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new internationalist
issue 184 - June 1988



Sexual politics
Brazil's prostitutes unite

'I do not believe there is a great moral distinction between the exploitation of a woman who sells herself from the waist up, and one forced to sell herself from the waist down,' says Gabriela Leite, a 36-year-old Brazilian social-studies researcher and former prostitute.

For eight years Gabriela worked on the streets of Brazil's major cities. Today she is galvanizing a national movement of prostitutes - based in Rio de Janeiro - to encourage greater awareness and pride among working women in the oldest profession. She and her colleagues organize literacy and legal awareness workshops (run by prostitutes) and with the support of radical church groups have set up health promotion schemes. Last year she organized the first national congress of prostitutes.

There are an estimated 10 million prostitutes in Brazil, most of whom come from the poorest classes. Many are black. Tragically, as many as two and a half million of them are children.

Middle-class and university educated, Gabriela is atypical. She took to prostitution during Brazil's military dictatorship because she was blacklisted for her left-wing political activism and this made it impossible for her to find regular work. Life on the streets made her keenly aware that the treatment of prostitutes is not taken seriously as a human rights issue by political groups of any persuasion and none have anything positive to offer.

Although prostitution is not illegal in Brazil the legal rights of the women are continually being infringed - not least by the police. Prostitutes are arrested at whim and can be held in custody for several days. If the woman has money she will be forced to pay a fine. If not, she is often compelled to have sex with police or ordered to do menial jobs such as cleaning out lavatories.

Alone prostitutes can do precious little to improve their lives or get protection from male violence. But last year's congress sowed the seeds of solidarity amongst prostitutes and there are now around 20 groups nationwide.

While fighting for the rights of prostitutes, Gabriela admits that the real future welfare of all prostitutes rests on the elimination of all forms of exploitation - from the waist up or down. 'As long as there is machismo and as long as there is poverty and landlessness, there will be prostitution.'

Louise Hughes


Olympic indifference
Canadian Indian claim

The Calgary Olympics offered the ideal opportunity for the few hundred forgotten, ill-housed and landless Lubicon Indians of Canada to make themselves heard. Thousands of press and media would be at the Olympics, just miles from the Lubicon homelands in Northern Alberta which have been plundered in search of oil.

So the Lubicon chief, Bernard Ominayak, sought media attention by staging demonstrations and protests before and during the games. He was unsuccessful. The cameras were more interested in the antics of Eddie Edwards and other sports personalities in the snow than the plight of the Lubicon. Here, at least, we can tell their story.

The Lubicon's claimed ancestral lands in Northern Alberta are oil-rich and worth billions of dollars. They are already badly disturbed and polluted by well-drillers and mineral explorers - so much so that nine out of ten Lubicon are now having to survive on welfare benefits. Their yearly income from hunting, fishing and trapping has fallen from $4,000 to $360 per person.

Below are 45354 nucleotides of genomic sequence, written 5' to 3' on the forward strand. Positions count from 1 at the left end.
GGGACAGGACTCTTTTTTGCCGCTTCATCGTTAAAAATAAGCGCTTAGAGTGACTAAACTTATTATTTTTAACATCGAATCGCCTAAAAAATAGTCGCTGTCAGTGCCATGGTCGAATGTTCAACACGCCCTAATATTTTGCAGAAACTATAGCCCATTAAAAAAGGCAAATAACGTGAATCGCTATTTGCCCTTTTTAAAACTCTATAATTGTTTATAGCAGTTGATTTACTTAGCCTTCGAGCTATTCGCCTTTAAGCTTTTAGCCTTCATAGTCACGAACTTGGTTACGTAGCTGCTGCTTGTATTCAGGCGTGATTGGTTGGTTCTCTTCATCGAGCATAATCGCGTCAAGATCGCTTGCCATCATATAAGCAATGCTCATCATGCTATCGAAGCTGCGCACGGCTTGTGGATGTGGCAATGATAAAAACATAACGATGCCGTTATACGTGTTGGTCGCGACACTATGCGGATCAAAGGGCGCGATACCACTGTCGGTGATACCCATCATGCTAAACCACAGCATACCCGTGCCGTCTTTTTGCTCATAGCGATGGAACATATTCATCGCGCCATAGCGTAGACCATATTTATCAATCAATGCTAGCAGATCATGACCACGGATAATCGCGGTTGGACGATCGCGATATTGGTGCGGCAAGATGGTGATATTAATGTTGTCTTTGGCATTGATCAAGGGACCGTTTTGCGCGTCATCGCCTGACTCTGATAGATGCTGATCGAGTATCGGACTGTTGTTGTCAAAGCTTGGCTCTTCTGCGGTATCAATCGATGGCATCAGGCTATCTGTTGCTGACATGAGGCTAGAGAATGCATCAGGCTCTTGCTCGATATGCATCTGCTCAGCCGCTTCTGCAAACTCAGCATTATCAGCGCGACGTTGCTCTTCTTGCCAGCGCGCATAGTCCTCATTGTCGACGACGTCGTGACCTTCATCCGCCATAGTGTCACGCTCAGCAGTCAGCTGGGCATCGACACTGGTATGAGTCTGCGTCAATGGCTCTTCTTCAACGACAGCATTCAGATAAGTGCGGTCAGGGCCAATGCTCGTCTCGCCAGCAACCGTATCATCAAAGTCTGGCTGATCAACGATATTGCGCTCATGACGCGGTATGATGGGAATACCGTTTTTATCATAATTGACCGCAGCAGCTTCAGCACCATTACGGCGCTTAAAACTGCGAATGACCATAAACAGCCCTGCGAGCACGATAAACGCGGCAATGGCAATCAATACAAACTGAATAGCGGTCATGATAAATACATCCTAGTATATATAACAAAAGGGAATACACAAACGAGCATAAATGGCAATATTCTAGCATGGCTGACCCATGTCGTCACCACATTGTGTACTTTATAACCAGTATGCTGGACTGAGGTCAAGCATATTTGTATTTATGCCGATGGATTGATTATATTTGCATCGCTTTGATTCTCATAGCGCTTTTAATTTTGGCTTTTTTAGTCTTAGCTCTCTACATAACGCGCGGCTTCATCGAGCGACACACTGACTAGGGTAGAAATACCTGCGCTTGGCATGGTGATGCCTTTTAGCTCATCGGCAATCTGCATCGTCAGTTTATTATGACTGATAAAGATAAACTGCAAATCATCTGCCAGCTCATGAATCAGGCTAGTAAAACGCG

By 1984, 11 oil companies including Shell and Petro-Canada had set up more than 400 drilling sites within 15 miles of the Lubicon community. These sites produce more than $800,000 worth of oil a day - but none of the profits go to the Lubicon.

The Canadian provincial (Alberta) and national governments do not admit the scale of the Lubicon's entitlement. Neither do the oil companies - such as Shell and Petro-Canada, official sponsors of the Calgary Olympics.

'The genealogy issue is the key to the dispute,' says Don McGregor, the federal Director General for the Communication for Indian and Northern Affairs. 'Their land claim will never be solved until the number of Lubicon band members entitled to land is determined.'

According to Canadian law each genealogically proved member of an Indian band is entitled to 52 hectares of land. The Lubicon claim 458 members in their band and thus an entitlement to about 233 square kilometres.

But 'Alberta does not want to give away an acre of the oil-rich land of the Lubicon,' says Ted Montour from the Assembly of First Nations in Ottawa, which represents all aboriginal bands in Canada. Consequently there is no official admission of the Lubicon numbers.

Melinda Ham / Panos


Bug eat bug
Pest control Chinese style

For at least 1,700 years Chinese mandarin orange growers have used carnivorous ants to protect their fruit from other ants and caterpillars. Yellow citrus ants are still used to patrol the orange trees. And to ensure that the big ants can reach each tree in the orchard bamboo bridges are balanced between them.

Other techniques of biological pest control being used in China today include bacterium, virus, fungus or larger animals to regulate pests. Young ducklings, for instance, are herded into rice fields where they can reduce the populations of pests such as the rice grasshopper by between 65 and 75 per cent.

Such methods require a great deal of knowledge about the life cycles, behaviour, feeding and breeding habits of both the pest and its predator. But biological pest control techniques are cheaper and less damaging to the environment than chemical pesticides - to which pests eventually become resistant anyway.